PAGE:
On 19 June, Government of Nepal started the repatriation process of its nationals stuck in Qatar. Besides, the authorities also brought back 23 dead bodies of Nepalese migrant workers from abroad who died of the Covid-19. The evacuation of corpses via charter flights was carried out as part of the repatriation drive conducted from June 11 to June 25.
Nepalese Government put the repatriation of the dead bodies on hold during the nationwide lockdown, as the authorities sealed bordered and suspended domestic or international flights in order to contain the spread of COVID-19 in country. Whereas the permission was granted to only limited charter flights for case specific repatriation and transport of medical supplies from China. Only after the pressure started building up from the Gulf nations and one-sided media reports, accusing the Himalayan nation of abandoning its dead and alive in a foreign land, where those alive can barley live, let alone providing customary burial to the dead, Nepal resumed repatriation process.
Rajan Prasad Shrestha, executive director at Foreign Employment Promotion Board (FEPB), “We have asked for details of the deceased and their relationship with the relatives who will take the responsibility for the dead bodies… Dead bodies will be handed over at the airport to the relatives of the deceased who have come in contact.”
“Migrant workers told us about the hardship they endured having worked without pay on Al Bayt Stadium for months on end. They are worried about their families, who rely on the money they send home from Qatar to pay school fees and medical bills”Steve Cockburn, Head of Economic and Social Justice at Amnesty International
The Civil Aviation Authority of Nepal said dead bodies were repatriated through Qatar Airlines from Qatar. Besides Qatar, other airlines who were part of the evacuation drive were Jazeera Airlines and Himalaya Airlines.
The most appalling aspect of the repatriation drive was how Qatar allowed the transportation of corpses going against the World Health Organisation norms, which asked the authorities to ‘keep both the movement and handling of the body to a minimum’. The act of pushing the bodies of foreign nationals away, showed how Doha, which had been slammed for mistreatment of its migrant workers, might have hurt the sentiments of the deceased’s family by ripping the dead of dignified burial or cremation. The biased act also unveiled how and to what extent the nation stigmatised the infection.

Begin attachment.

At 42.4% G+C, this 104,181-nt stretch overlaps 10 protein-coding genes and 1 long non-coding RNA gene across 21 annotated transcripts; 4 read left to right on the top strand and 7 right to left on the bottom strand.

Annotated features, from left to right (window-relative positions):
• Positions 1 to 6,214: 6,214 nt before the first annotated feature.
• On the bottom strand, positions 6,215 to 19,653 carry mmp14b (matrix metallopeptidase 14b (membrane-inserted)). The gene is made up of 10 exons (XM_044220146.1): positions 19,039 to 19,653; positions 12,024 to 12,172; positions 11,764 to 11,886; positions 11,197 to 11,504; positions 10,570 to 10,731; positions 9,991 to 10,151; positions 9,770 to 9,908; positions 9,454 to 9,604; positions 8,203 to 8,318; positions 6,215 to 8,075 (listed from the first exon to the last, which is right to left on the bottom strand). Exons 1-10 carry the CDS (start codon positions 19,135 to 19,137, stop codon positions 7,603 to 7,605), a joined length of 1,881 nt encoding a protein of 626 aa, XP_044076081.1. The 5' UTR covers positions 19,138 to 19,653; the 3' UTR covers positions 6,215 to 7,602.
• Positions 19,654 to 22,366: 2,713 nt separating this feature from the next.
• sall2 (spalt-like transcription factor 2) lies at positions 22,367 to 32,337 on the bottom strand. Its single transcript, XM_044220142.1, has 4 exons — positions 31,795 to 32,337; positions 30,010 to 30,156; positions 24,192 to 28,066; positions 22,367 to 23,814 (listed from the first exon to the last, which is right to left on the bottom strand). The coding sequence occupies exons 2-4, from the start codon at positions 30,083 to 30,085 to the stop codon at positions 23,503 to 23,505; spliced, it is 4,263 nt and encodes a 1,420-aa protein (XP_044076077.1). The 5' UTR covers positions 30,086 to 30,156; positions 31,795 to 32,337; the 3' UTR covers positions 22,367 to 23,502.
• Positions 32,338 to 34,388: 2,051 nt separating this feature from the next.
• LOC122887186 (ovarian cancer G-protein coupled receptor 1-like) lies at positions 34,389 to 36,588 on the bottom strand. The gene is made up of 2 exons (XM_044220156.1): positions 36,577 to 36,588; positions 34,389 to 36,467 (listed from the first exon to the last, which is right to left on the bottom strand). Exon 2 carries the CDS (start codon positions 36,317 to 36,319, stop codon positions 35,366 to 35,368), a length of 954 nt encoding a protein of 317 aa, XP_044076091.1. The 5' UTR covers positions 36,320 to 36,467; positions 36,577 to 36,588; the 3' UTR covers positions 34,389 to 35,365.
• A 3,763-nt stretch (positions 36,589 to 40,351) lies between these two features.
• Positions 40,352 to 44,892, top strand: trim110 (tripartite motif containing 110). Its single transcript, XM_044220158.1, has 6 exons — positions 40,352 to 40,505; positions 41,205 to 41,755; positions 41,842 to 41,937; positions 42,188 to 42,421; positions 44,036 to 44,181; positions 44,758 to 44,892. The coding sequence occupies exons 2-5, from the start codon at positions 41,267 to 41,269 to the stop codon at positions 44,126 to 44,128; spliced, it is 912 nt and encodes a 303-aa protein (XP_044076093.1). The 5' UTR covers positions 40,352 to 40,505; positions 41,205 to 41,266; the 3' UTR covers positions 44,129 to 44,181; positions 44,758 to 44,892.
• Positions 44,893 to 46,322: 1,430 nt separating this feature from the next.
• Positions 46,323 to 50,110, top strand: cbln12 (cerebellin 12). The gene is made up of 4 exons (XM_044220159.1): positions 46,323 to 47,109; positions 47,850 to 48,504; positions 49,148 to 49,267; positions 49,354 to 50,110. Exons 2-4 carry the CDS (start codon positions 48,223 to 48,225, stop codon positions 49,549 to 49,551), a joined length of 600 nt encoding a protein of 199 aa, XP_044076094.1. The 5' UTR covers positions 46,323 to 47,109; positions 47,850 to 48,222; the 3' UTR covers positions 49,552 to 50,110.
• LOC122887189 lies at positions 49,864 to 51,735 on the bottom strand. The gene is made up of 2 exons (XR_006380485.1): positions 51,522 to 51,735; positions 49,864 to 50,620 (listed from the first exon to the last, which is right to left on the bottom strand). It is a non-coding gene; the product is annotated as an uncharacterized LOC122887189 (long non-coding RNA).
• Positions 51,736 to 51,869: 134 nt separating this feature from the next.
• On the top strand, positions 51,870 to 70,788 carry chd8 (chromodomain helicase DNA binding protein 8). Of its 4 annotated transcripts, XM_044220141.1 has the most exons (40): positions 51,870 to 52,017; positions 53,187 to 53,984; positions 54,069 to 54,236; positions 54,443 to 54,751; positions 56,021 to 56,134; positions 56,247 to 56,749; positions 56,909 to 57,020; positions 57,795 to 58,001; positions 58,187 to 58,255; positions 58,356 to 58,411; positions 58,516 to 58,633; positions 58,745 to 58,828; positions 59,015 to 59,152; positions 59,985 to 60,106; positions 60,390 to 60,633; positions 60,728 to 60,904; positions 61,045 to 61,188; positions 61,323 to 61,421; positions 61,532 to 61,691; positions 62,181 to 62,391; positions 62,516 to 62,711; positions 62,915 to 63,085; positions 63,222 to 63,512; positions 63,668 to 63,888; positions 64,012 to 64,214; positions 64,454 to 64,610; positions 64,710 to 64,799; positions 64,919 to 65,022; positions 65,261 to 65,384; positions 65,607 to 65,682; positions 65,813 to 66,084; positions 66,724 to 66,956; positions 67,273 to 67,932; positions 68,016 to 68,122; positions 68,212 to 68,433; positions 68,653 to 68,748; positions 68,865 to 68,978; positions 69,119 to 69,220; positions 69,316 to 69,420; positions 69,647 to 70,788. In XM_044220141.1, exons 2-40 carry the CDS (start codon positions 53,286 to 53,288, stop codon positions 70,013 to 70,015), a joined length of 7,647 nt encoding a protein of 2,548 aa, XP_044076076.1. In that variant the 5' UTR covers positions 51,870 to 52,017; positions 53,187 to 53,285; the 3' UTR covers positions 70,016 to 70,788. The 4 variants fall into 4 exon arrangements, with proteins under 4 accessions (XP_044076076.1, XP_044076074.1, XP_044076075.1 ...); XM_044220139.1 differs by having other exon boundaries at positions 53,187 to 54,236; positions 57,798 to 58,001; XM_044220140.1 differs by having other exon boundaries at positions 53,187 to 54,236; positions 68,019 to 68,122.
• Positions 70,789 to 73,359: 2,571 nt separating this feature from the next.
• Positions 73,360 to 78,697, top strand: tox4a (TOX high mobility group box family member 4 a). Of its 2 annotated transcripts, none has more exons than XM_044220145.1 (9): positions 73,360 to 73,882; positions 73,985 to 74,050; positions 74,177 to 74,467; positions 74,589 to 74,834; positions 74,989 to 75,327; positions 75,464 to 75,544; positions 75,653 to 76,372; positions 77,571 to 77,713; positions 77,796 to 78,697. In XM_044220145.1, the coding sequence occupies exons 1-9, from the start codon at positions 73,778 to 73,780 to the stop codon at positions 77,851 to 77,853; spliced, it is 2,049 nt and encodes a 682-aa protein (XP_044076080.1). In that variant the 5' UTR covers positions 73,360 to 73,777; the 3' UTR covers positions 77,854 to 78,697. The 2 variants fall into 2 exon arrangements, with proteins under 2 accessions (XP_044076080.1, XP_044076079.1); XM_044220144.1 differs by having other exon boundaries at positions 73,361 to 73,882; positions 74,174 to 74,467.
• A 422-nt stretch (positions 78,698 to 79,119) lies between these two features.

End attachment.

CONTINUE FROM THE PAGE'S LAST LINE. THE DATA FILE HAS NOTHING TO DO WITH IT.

On June 11, Qatar reported the first COVID death among its migrant labourers. Though the nationality of the deceased was not disclosed, but reports revealed that he was a 51-year-old specialist engineer employed by the contractor Conspel.
The country gearing up for 2022 FIFA World Cup tournament had been carrying out construction projects rampantly for the past four years, without ensuring much safety for thousands of migrant labor, who gave their sweat, blood and even lives to these sites. Last year, Nepal’s Labour Ministry confirmed death of over 1400 Nepalese workers trapped in Qatar. In a shocking investigative report, carried out by the Guardian months later, it was revealed that ‘hundreds of migrant labourers in the World Cup host nation die each year, with the majority of the fatalities attributed to heart attacks or “natural causes” by the Qatari authorities’. Many died due to what is called “sudden death syndrome” as they work under fatal levels of heat stress, toiling in temperatures of up to 45C for up to 10 hours a day. The report added that to hide the deed, Qatar authorities did not perform postmortems, despite recommendations from regime’s lawyers.
Besdies, the recent Amnesty International report unveiled the case of 100 workers, who did not receive their dues for about seven months. They worked for Qatar Meta Coats (QMC), a design and construction company, which took contract for façade work worth €770 million on Al Bayt Stadium, but were still waiting to be paid their full dues. “Migrant workers told us about the hardship they endured having worked without pay on Al Bayt Stadium for months on end. They are worried about their families, who rely on the money they send home from Qatar to pay school fees and medical bills,” said Steve Cockburn, Head of Economic and Social Justice at Amnesty International. Despite global criticism, these reports highlight that Doha doesn’t care much about its migrants, dead or alive.